Malachi and The Question of Love
“‘I have loved you,’ says the Lord. But you say, ‘How have you loved us?’ ‘Is not Esau Jacob’s brother?’ declares the Lord. ‘Yet I have loved Jacob.’”
(Malachi 1:2, ESV).
In this opening theme of Malachi, God shows Israel his love for them, by calling them by the name of their ancestor Jacob. Jacob, whose name was changed to Israel (Genesis 32:28-29) was the father of the 12 sons that would later become the nation of Israel. The Israelites were the heirs to the messianic promises. It was through the seed (singular) of Abraham that all nations would be blessed (Genesis 12:7 cf Galatians 3:16). This seed and the covenant were passed from Abraham to Isaac, from Isaac to Jacob, and from Jacob to the Children of Israel.
This covenant promise showed the faithfulness of God towards the children of Israel. Even when he threatened to destroy them completely, Moses pleaded saying in part:
Turn from your burning anger and relent from this disaster against your people. 13 Remember Abraham, Isaac, and Israel, your servants, to whom you swore by your own self, and said to them, “I will multiply your offspring as the stars of heaven, and all this land that I have promised I will give to your offspring, and they shall inherit it forever.” Exodus 32:12b-13
This theme recurs throughout the entire Old Testament. The covenant people: punished but not destroyed. Judges is the perfect illustration of this pattern. Here, the writer illustrates a pattern of “apostasy,” “servitude,” “supplication,” and “salvation.” (Howard). The writer cites Othniel, Ehud, Deborah, Gideon, Jephthah, and Sampson as the examples of this pattern. We can also talk of the period between Samuel and David, the events surrounding the decline leading to the times of Elijah and Elisha, the captivity of Israel by Assyria, Medo-Persia and Babylon, the return and reform under Ezra, Nehemiah, and Joshua the High Priest, and the current re-visitation of apostasy in the times of Malachi. We can go further and speak of the servitude of the Jews under Alexander the Great, (Wein, Alexander the Great) the Seleucid Empire (Wein, The Hell in Hellenism), and The Roman Empire (see the New Testament). These are setups for the salvation phase, however, this time, Israel rejected her savior.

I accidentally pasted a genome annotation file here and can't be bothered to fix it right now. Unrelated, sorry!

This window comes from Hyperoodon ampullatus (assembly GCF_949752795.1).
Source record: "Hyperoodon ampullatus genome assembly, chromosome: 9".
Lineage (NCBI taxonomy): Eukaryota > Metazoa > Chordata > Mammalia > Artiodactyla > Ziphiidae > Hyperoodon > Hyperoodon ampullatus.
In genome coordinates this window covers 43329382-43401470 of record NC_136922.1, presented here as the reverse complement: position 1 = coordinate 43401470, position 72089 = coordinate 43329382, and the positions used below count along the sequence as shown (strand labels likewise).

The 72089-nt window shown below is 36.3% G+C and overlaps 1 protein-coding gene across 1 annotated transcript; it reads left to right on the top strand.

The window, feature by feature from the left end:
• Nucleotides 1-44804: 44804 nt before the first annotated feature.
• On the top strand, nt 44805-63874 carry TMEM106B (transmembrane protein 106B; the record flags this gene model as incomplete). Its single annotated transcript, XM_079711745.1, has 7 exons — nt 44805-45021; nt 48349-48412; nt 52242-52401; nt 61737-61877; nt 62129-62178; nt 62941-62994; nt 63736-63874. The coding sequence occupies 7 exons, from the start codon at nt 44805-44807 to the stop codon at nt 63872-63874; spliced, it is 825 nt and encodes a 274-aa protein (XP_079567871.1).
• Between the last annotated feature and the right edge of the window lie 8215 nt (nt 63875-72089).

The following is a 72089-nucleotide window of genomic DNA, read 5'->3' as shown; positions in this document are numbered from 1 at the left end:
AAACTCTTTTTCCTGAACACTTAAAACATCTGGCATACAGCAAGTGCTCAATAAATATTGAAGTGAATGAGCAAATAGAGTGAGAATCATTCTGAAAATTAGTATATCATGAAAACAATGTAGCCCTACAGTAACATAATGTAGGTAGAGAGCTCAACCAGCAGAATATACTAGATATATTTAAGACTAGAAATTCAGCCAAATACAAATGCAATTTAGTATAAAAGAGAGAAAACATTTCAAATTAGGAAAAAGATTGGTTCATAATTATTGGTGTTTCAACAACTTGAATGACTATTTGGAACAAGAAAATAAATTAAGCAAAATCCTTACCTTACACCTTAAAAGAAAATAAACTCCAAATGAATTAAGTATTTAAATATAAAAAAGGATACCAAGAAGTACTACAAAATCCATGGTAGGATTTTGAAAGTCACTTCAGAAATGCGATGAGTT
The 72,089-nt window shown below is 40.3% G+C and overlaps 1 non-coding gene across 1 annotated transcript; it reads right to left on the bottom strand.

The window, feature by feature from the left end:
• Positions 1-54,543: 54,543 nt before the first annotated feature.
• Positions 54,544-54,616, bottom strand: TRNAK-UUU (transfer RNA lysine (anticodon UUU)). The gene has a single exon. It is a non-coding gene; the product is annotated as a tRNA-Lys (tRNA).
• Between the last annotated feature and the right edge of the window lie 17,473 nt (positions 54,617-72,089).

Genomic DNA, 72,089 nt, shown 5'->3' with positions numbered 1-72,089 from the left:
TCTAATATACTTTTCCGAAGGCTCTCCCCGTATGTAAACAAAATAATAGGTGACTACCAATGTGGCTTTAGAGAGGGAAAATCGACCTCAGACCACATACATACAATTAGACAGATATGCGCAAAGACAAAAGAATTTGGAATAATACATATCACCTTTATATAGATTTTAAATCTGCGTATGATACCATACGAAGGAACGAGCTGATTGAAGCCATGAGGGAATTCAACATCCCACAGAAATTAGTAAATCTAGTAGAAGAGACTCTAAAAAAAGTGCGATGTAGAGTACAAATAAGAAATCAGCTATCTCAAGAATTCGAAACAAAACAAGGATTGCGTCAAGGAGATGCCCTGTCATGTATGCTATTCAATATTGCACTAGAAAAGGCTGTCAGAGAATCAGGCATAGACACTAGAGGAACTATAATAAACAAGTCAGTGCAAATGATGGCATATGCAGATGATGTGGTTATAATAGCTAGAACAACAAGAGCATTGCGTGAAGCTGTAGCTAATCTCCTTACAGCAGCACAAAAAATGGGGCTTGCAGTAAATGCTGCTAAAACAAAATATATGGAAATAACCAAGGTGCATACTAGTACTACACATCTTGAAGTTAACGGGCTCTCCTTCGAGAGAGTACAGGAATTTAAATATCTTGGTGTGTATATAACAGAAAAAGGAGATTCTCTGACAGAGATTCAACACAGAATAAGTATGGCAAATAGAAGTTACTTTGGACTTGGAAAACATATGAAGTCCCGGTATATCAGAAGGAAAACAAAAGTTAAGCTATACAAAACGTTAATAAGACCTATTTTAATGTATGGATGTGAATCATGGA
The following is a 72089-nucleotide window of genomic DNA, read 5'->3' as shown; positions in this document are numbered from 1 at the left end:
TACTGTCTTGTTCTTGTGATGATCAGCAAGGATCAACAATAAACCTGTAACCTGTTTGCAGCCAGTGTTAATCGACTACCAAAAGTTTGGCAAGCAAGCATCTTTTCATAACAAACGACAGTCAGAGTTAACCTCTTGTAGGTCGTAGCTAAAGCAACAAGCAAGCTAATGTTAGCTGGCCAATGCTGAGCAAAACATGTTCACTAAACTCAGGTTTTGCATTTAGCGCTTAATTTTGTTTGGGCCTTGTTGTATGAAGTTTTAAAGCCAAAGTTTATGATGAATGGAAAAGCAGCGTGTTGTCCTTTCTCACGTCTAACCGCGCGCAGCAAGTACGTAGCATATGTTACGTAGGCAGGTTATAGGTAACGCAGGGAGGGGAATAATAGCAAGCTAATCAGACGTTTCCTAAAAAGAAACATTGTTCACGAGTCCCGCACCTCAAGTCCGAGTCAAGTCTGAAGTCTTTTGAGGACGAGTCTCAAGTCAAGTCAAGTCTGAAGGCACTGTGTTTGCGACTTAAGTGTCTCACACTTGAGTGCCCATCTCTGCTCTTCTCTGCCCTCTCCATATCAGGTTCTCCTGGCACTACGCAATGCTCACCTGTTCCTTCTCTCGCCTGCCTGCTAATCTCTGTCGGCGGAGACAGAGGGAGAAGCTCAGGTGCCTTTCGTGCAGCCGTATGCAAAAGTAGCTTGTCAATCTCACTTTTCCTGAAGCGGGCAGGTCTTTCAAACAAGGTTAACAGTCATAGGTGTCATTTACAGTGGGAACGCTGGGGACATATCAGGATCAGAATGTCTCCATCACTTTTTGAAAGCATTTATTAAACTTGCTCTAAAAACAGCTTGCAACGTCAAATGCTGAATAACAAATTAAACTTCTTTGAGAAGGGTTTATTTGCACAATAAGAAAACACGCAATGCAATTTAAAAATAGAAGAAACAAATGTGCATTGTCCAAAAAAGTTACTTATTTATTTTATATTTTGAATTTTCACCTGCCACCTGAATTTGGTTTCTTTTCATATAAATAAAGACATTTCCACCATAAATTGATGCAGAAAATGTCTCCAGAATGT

Meanwhile there is Esau, Jacob’s elder brother, to whom belonged both the birthright and the blessing. His descendants are the Edomites (see Genesis 25:30). He sold his birthright and was tricked out of his blessing. Thus being cheated, his blessing at the hands of his father was that of service to his brother, of which at sometime in the future he would become liberated.
Edom is described as the eternal enemy of Israel (and Judah, Amos 1:11; Ezek. 35:5) who not only always oppressed Israel, but at the time of the destruction of the First Temple took advantage of the situation and seized control of parts of Judah (Ezek. 25:12; 35:5, 10, 2; Obad. 11–16), and it is hinted that Edom also took part in the destruction of Jerusalem (Ps. 137:7; Obad. 11) and even in that of the Temple itself (Obad. 16).
(Herr and Ehrlich)
By comparing the two nations, God gives the nation of Israel indication of his preferences of the righteous over the wicked, showing that despite their history, God’s sovereign promise rests with Israel and he prefers them over all other nations. He loves them even though they don’t deserve it, as we see in the next question.